Also found in: Dictionary, Thesaurus, Encyclopedia.
References in periodicals archive ?
Judge McMillian clearly identified the right implicated by the Bureau of Prisons' policy, (139) opined that such a right survives incarceration subject to legitimate penological interests, (140) and applied the four-factor test set forth in Turner.
notes that there is a dearth of trustworthy information concerning prison management,(41) no uniformity among prisons concerning penological goals,(42) and only "fragmentary knowledge and untried opinions about how to improve prisons.
In the McCann case, extensive evidence was called from multiple psychological experts, who made clear that the effects of extreme isolation did not serve legitimate penological purposes, and that other means of separating prisoners from the general prison society would be less destructive.
The appeals court held that the district court erred in dismissing the equal protection claim, even though the complaint was deficient because it did not plead facts sufficient to show that the inmate's classification as an escape risk lacked a rational basis or a reasonable relation to a legitimate penological interest.
Without a framework for considering penological interest, prison officials therefore effectively decide what is "objectively" bad and the proverbial fox is left guarding the hen house.
According to this reading, their penological theories speak only to the degree of punishment, not to the identity of the actor with whom the obligation to judge the justness of the punishment rests.
Applying Turner, the court ruled that the detention center's ban on outside publications was reasonably related to legitimate penological interests.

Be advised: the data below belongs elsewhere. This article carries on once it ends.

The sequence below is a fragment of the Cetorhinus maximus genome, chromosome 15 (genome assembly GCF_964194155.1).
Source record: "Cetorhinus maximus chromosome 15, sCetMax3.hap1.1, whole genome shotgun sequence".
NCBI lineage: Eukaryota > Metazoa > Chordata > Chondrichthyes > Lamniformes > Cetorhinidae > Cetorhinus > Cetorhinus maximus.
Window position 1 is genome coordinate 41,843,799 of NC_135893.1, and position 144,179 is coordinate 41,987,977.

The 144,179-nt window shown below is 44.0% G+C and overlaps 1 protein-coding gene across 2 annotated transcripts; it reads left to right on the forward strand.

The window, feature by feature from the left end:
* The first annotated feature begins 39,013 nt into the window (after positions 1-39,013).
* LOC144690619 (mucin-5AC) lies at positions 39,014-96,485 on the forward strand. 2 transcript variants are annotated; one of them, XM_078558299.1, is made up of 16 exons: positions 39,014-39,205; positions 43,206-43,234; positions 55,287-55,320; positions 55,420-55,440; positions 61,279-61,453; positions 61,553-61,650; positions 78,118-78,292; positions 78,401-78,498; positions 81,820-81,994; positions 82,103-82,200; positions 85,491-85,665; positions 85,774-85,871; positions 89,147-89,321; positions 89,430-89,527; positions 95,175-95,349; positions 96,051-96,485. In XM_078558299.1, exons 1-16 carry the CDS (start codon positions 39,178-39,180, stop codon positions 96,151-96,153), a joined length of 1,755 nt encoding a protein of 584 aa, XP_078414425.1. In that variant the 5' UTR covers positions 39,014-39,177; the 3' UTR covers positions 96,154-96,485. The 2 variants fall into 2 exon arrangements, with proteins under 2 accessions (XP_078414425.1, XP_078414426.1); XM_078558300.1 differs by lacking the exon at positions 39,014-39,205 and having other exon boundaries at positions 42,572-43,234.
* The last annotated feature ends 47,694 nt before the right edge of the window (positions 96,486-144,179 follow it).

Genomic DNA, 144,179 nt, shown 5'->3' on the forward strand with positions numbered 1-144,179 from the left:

The first factor of the Turner test is whether the prison policy has a reasonable relationship to legitimate penological interests.
86) Justice Kennedy wrote a concurring opinion that delineated four principles of proportionality review--"the primacy of the legislature, the variety of legitimate penological schemes, the nature of our federal system, and the requirement that our proportionality review be guided by objective factors"--which together "inform the final one: The Eighth Amendment does not require strict proportionality between crime and sentence.
13) In 1990, the Eighth Circuit, assumed without deciding, that the right to procreate survives incarceration, (14) but held that a government-imposed restriction on a male prisoner's ability to exercise that right through artificial means was reasonably related to achieving legitimate penological objectives.
The court found that individuals classified as sex offenders, both imprisoned and on probation, sufficiently alleged that Colorado policies restricting their contact with family members, and particularly with their children, were not rationally related to any legitimate penological interest, as required to support their claims that these policies violated their First and Fourteenth Amendment rights related to familial association and due process.
As a result, the Court held in each case that the standard penological justifications for punishment simply do not make sense when applied to juveniles.